Just about every branch of science is facing a similar disruption. As laboratory-bench research migrates into the digital realm, programming is becoming an indispensable part of the process. At the same time, previously dependable sources of financial support are drying up. The result has been a painful scarcity of jobs and grants—which, in turn, is impelling far too many gifted researchers to focus on their narrow areas of specialization rather than investing time and energy into acquiring new, computer-age skills. In fields where data growth is especially out of control, such as neuroscience, the demand for computer expertise is growing as quickly as the information itself.

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Hiring and Escalation Bias in Subjective Performance Evaluations: A Laboratory Experiment

Abstract: In many organizations the measurement of job performance can not rely on easily quantifiable information. In such cases, supervising managers often use subjective performance evaluations. We use laboratory experiments to study whether the way employees are assigned to a manager affects managers’ and co-employees’ subjective evaluations of employees. Employees can either be hired by the manager, explicitly not hired by him and nevertheless assigned to him or exogenously assigned to him. We present data from four different treatments. For all four treatments we find escalation bias by managers. Managers exhibit a positive bias towards those employees they have hired or a negative one towards those they have explicitly not hired. For three treatments we find that managers’ and employees’ biases are connected. Exogenously assigned employees are biased in favor of employees hired by the manager and against those explicitly not hired.

http://research.barcelonagse.eu/tmp/working_papers/839.pdf

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Getting Stronger through Stress: Making Black Swans Work for You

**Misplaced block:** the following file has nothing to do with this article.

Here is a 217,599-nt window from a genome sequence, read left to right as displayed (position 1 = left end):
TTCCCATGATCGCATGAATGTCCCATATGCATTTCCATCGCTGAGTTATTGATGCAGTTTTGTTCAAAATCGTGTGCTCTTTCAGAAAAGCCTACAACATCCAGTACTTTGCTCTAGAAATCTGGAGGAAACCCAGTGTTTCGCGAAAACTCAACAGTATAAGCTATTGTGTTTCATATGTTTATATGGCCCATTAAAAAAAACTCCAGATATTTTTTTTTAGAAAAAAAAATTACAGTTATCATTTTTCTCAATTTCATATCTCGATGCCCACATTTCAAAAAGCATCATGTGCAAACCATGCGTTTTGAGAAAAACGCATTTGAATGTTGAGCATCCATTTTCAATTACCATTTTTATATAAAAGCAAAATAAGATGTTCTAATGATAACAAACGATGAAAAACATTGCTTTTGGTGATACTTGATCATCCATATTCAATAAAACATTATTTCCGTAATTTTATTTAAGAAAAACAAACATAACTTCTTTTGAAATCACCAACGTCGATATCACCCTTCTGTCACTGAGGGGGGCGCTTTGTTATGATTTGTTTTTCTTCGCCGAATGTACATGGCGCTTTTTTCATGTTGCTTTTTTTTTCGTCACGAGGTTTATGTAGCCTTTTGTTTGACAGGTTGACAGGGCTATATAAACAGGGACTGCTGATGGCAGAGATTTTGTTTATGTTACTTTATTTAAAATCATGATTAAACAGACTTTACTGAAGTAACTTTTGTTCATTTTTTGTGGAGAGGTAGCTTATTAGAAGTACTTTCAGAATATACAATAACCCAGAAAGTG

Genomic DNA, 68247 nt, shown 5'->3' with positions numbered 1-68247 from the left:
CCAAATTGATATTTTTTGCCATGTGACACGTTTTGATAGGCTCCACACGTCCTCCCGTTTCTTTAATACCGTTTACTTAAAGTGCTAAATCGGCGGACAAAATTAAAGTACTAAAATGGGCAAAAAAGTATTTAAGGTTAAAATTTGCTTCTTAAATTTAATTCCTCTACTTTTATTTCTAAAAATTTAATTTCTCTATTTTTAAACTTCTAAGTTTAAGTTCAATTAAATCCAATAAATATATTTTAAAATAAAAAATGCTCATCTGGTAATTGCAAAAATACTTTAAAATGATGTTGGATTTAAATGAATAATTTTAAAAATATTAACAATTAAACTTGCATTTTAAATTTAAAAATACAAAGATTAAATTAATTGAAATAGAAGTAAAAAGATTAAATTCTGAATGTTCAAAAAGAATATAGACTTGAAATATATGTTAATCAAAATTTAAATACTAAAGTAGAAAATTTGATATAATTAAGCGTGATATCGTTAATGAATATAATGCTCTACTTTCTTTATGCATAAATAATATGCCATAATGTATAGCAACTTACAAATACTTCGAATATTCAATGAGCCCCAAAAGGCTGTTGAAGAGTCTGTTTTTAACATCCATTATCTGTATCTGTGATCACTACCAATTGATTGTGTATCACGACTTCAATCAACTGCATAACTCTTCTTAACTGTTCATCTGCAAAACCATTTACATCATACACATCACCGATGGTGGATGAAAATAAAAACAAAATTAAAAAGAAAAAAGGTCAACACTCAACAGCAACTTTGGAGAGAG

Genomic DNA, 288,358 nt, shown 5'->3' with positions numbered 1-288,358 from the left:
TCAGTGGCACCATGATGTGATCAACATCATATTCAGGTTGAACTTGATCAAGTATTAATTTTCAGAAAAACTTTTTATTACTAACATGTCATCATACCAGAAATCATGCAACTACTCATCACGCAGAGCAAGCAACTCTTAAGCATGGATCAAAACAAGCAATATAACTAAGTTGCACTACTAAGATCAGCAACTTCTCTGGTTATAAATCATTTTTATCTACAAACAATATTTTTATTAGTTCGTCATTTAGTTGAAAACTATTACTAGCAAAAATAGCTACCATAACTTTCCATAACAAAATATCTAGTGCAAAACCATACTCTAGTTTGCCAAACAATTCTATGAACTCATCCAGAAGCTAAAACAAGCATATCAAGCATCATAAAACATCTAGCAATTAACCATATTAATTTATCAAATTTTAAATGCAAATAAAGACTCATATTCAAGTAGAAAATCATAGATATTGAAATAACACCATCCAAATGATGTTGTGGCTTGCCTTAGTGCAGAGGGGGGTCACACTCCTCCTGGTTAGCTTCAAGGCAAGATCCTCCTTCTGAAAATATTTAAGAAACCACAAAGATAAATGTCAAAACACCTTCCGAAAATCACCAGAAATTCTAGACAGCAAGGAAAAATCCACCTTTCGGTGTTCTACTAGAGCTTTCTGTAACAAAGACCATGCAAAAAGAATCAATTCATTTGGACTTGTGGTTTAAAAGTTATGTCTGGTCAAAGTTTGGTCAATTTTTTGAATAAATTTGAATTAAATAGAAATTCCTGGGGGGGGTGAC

Unanticipated events, especially extreme unanticipated events, can harm us or even destroy us. But they can also help us to grow and make us stronger. If they do the former, we tend to fear them and avoid them wherever possible. If they do the latter, our orientation shifts and we tend to welcome them. In the world of the Big Shift, as I suggested in my post last week on resilience, we all need to find ways to harness the power of randomness, volatility and extreme events to help us grow and develop more of our potential.

Focusing on Black Swans

Nassim Nicholas Taleb has been consumed by black swans over three books: Fooled by Randomness, The Black Swan and, now, Antifragile. Black Swans, in Taleb’s parlance, are “large-scale unpredictable and irregular events of massive consequence.’ The latest book focuses on approaches that enable us to thrive from high levels of volatility, and particularly those unexpected extreme events. It’s a profoundly rich and engaging book that will no doubt prove infuriating to most of our economic, educational and political elites, for he argues that these elites have played a major role in making us increasingly vulnerable to volatility and Black Swans

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The future of human swarming and collective intelligence | Impact Lab